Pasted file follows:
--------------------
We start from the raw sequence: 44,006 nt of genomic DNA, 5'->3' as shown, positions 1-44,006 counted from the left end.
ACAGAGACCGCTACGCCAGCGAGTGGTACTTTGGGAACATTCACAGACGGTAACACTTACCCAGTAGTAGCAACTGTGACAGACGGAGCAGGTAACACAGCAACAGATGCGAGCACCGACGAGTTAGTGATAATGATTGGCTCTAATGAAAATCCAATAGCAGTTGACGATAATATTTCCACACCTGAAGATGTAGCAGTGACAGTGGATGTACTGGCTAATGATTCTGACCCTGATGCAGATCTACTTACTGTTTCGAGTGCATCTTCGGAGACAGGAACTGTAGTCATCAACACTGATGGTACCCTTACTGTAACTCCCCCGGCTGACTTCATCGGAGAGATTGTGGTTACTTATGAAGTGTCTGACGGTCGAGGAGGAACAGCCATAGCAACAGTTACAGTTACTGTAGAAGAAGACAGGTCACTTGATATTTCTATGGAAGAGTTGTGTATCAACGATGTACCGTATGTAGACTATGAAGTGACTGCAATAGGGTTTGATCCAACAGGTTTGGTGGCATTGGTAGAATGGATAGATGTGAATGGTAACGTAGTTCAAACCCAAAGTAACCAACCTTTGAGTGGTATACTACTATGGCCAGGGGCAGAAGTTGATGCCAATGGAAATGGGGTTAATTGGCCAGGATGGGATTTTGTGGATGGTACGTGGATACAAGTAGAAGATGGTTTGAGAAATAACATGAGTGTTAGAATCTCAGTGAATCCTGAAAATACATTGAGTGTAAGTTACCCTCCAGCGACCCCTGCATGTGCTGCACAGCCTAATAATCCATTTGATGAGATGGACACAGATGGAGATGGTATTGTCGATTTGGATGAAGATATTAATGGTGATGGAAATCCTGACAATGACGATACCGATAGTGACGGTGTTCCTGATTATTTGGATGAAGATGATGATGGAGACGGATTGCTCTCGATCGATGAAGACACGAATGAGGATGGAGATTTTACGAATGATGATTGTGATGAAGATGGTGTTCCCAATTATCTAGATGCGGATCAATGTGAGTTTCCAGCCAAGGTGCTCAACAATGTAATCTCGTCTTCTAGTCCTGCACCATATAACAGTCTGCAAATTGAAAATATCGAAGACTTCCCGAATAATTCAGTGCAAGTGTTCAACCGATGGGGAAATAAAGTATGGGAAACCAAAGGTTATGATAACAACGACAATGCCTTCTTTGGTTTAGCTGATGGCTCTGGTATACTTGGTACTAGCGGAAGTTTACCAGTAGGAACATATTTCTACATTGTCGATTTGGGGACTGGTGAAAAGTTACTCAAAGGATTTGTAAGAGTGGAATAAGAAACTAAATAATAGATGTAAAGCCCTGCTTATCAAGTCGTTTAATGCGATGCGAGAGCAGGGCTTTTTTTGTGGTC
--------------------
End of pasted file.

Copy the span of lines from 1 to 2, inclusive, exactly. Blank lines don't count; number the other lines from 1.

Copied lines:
We start from the raw sequence: 44,006 nt of genomic DNA, 5'->3' as shown, positions 1-44,006 counted from the left end.
ACAGAGACCGCTACGCCAGCGAGTGGTACTTTGGGAACATTCACAGACGGTAACACTTACCCAGTAGTAGCAACTGTGACAGACGGAGCAGGTAACACAGCAACAGATGCGAGCACCGACGAGTTAGTGATAATGATTGGCTCTAATGAAAATCCAATAGCAGTTGACGATAATATTTCCACACCTGAAGATGTAGCAGTGACAGTGGATGTACTGGCTAATGATTCTGACCCTGATGCAGATCTACTTACTGTTTCGAGTGCATCTTCGGAGACAGGAACTGTAGTCATCAACACTGATGGTACCCTTACTGTAACTCCCCCGGCTGACTTCATCGGAGAGATTGTGGTTACTTATGAAGTGTCTGACGGTCGAGGAGGAACAGCCATAGCAACAGTTACAGTTACTGTAGAAGAAGACAGGTCACTTGATATTTCTATGGAAGAGTTGTGTATCAACGATGTACCGTATGTAGACTATGAAGTGACTGCAATAGGGTTTGATCCAACAGGTTTGGTGGCATTGGTAGAATGGATAGATGTGAATGGTAACGTAGTTCAAACCCAAAGTAACCAACCTTTGAGTGGTATACTACTATGGCCAGGGGCAGAAGTTGATGCCAATGGAAATGGGGTTAATTGGCCAGGATGGGATTTTGTGGATGGTACGTGGATACAAGTAGAAGATGGTTTGAGAAATAACATGAGTGTTAGAATCTCAGTGAATCCTGAAAATACATTGAGTGTAAGTTACCCTCCAGCGACCCCTGCATGTGCTGCACAGCCTAATAATCCATTTGATGAGATGGACACAGATGGAGATGGTATTGTCGATTTGGATGAAGATATTAATGGTGATGGAAATCCTGACAATGACGATACCGATAGTGACGGTGTTCCTGATTATTTGGATGAAGATGATGATGGAGACGGATTGCTCTCGATCGATGAAGACACGAATGAGGATGGAGATTTTACGAATGATGATTGTGATGAAGATGGTGTTCCCAATTATCTAGATGCGGATCAATGTGAGTTTCCAGCCAAGGTGCTCAACAATGTAATCTCGTCTTCTAGTCCTGCACCATATAACAGTCTGCAAATTGAAAATATCGAAGACTTCCCGAATAATTCAGTGCAAGTGTTCAACCGATGGGGAAATAAAGTATGGGAAACCAAAGGTTATGATAACAACGACAATGCCTTCTTTGGTTTAGCTGATGGCTCTGGTATACTTGGTACTAGCGGAAGTTTACCAGTAGGAACATATTTCTACATTGTCGATTTGGGGACTGGTGAAAAGTTACTCAAAGGATTTGTAAGAGTGGAATAAGAAACTAAATAATAGATGTAAAGCCCTGCTTATCAAGTCGTTTAATGCGATGCGAGAGCAGGGCTTTTTTTGTGGTC